I normally don't have trouble with craters with the icing recipe I use. However, a few weeks ago I was working on some cookies and was filling in the lettering on the logo. I was flooding very small sections, just as you described. I experienced the worst cratering EVER.... in all 12 of the cookies I made. I scraped out the flooded areas (as they hadn't fully dried), and re-flooded, being sure to flood them extra full and run a toothpick through the icing this time, but I STILL had cratering problems. I actually had to go back later with icing on a toothpick and carefully try to fill in the craters - it was a nightmare! Out of curiosity, I took the same icing and flooded several 3" circle cookies to see what would happen. Those cookies had NO cratering problems whatsoever. So, the only thing I figured out was that the icing was fine, but something about flooding in those small areas was causing the cratering issue. Next time I will have to try the dehumidifier idea that some of you mentioned above..... maybe that's the secret! Thanks for the idea!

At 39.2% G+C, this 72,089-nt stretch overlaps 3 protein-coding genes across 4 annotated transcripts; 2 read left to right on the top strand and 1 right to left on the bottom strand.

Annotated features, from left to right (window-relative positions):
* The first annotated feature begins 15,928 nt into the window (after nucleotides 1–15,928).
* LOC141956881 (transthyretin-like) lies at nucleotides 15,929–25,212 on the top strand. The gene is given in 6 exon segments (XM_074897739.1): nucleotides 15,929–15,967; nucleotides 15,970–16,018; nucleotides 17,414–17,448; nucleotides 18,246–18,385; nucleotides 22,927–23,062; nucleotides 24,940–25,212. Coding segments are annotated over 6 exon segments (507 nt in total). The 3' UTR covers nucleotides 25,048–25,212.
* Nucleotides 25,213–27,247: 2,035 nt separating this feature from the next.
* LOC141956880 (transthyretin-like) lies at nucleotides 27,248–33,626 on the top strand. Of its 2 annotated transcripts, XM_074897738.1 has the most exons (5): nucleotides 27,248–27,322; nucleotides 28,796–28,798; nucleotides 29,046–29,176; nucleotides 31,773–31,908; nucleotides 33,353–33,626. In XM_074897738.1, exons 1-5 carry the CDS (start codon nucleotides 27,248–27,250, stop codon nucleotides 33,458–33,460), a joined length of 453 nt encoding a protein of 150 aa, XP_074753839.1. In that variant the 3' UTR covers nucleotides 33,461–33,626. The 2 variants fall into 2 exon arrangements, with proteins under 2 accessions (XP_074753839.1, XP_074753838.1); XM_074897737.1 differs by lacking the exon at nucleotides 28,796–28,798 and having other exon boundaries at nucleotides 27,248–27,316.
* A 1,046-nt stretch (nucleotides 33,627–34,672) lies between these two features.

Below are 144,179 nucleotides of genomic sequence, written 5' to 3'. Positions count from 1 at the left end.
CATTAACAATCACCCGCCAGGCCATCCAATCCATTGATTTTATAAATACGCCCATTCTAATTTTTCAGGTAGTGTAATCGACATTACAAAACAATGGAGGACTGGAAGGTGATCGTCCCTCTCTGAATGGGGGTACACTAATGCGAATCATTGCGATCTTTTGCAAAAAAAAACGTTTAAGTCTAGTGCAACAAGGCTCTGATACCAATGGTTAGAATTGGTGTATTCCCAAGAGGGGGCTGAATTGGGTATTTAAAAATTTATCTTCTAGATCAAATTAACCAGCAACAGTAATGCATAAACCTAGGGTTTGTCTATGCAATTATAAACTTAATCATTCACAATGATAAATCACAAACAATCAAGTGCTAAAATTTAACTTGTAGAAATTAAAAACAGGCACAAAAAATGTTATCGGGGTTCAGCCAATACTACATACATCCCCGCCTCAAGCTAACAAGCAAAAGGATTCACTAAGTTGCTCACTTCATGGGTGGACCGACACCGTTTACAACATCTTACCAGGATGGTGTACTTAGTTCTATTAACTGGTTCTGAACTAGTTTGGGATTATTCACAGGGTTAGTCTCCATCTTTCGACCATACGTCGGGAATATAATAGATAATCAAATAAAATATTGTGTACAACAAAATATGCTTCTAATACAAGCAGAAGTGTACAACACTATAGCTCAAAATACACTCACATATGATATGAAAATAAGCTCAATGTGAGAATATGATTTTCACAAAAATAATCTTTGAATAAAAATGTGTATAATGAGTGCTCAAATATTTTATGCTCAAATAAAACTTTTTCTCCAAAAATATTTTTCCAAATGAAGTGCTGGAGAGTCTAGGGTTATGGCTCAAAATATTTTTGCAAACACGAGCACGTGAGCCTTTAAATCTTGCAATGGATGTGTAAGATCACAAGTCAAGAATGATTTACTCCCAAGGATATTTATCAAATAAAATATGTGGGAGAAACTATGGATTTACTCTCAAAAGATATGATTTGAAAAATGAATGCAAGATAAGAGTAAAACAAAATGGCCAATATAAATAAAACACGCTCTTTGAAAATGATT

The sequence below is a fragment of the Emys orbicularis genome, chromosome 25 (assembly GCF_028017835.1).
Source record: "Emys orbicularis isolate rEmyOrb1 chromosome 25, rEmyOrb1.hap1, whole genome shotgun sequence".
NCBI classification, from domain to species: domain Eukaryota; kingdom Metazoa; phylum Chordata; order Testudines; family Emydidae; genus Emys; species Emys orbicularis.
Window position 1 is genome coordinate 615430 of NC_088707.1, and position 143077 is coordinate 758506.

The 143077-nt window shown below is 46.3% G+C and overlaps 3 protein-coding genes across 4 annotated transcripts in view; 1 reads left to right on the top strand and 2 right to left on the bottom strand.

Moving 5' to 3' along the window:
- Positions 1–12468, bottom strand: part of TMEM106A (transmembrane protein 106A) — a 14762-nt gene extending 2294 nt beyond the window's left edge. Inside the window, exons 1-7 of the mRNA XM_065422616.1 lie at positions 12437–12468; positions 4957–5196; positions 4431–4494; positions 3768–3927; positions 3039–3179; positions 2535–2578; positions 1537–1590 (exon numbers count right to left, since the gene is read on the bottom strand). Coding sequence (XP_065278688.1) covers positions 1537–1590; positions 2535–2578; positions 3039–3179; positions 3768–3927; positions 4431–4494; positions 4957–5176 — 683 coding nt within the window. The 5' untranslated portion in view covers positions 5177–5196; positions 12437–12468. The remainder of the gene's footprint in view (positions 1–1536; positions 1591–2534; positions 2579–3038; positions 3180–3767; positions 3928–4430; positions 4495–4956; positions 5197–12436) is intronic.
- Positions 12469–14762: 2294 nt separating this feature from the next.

This may be getting too geeky on you all, but my theory is that smaller spaces crater more due to changing surface tension effects on the icing as it dries. Meaning: the icing tends to dry faster in thinner areas near edges and corners, and if those edges are close together, the icing on the edges in effect weighs down the center icing as it dries, causing the center to collapse in on itself. I need to find a scientist to validate this for me! But, let's just say, I've never seen cratering in areas bigger than about 1/2 inch, and it's almost always worse in angular shapes with corners. But if you can quick-set the icing, then you minimize any differences in drying time across the surface of the icing and therefore minimize craters. That all said (hypothesized), I think the size and shape of the space is the biggest driver of cratering. If you use a quick-drying (often thicker) icing this can minimize craters too, along with fanning and dehydrating.